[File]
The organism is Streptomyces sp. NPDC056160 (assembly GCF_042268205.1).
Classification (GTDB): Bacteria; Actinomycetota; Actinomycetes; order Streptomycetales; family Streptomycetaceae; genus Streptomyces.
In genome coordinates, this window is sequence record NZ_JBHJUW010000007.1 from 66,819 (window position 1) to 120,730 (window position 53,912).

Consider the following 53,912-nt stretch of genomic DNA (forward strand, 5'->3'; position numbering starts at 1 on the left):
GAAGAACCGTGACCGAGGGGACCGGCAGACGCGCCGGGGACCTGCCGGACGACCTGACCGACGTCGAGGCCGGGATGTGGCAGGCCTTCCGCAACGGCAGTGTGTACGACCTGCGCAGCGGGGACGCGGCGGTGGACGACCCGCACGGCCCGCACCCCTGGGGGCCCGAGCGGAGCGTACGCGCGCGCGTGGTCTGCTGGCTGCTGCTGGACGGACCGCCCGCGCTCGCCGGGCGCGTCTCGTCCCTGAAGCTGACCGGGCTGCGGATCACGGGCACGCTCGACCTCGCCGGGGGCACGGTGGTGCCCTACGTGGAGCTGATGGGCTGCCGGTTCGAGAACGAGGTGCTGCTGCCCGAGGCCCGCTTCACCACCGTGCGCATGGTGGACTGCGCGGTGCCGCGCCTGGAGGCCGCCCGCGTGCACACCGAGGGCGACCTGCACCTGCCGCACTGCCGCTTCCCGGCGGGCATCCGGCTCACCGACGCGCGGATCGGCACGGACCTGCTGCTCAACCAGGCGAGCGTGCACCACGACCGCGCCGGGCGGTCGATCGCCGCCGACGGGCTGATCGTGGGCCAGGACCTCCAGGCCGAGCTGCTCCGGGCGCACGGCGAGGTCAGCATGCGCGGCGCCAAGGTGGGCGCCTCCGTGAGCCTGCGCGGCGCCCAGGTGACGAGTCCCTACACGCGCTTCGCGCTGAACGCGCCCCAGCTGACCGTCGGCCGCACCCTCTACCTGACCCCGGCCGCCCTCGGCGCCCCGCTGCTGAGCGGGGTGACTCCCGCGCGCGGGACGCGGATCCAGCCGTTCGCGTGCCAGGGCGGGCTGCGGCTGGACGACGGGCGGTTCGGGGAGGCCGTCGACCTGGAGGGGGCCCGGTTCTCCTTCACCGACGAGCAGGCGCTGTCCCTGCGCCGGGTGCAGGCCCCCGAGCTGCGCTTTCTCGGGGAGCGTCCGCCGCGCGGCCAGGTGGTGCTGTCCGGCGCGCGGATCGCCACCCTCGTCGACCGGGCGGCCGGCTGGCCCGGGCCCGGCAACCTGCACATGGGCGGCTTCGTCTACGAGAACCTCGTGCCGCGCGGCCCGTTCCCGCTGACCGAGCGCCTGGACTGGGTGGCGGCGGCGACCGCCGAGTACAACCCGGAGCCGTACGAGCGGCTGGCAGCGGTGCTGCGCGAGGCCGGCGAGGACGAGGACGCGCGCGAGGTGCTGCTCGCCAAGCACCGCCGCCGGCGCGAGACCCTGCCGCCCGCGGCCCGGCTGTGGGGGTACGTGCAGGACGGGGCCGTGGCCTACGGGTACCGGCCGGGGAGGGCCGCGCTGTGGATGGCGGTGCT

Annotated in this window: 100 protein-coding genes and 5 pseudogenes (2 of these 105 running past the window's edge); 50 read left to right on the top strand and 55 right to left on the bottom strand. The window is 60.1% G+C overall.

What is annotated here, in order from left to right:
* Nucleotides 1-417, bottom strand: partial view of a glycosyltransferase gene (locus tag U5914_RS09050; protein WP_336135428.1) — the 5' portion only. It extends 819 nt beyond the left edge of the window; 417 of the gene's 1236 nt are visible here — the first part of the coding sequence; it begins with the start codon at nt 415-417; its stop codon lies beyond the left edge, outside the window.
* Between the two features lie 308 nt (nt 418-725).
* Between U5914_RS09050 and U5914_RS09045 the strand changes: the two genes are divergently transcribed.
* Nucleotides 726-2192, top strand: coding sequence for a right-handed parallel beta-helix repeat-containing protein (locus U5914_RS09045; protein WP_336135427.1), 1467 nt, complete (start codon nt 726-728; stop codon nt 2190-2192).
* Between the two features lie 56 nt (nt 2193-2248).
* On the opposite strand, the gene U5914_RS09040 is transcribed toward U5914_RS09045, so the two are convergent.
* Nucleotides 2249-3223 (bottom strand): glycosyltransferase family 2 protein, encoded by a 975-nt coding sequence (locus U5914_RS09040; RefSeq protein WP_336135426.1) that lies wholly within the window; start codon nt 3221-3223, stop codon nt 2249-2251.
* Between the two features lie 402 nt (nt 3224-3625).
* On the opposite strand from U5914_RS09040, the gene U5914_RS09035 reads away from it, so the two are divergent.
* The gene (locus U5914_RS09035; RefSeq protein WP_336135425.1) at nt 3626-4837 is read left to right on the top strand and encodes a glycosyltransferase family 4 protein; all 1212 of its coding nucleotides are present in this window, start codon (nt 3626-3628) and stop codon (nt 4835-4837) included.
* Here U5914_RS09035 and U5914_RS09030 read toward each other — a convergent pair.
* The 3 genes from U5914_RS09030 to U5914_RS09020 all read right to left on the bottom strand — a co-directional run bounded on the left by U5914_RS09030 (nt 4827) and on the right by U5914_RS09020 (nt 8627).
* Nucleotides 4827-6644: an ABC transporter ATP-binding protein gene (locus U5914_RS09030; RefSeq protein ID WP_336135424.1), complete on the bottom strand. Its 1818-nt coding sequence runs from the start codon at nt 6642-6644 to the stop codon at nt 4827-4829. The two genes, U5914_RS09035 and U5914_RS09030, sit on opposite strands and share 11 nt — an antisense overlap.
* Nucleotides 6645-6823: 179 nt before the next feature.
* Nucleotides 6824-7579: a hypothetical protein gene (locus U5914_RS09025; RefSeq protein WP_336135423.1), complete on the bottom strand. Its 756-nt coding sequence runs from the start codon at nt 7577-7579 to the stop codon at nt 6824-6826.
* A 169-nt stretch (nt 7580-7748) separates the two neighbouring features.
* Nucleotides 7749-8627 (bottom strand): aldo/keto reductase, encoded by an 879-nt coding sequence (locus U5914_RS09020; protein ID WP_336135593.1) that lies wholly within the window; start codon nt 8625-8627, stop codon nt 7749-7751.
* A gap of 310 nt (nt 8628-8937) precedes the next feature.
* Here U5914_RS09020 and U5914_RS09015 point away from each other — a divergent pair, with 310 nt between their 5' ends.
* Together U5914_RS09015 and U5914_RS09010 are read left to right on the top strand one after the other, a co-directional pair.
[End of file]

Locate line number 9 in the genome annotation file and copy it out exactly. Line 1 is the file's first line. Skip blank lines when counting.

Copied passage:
* Between the two features lie 308 nt (nt 418-725).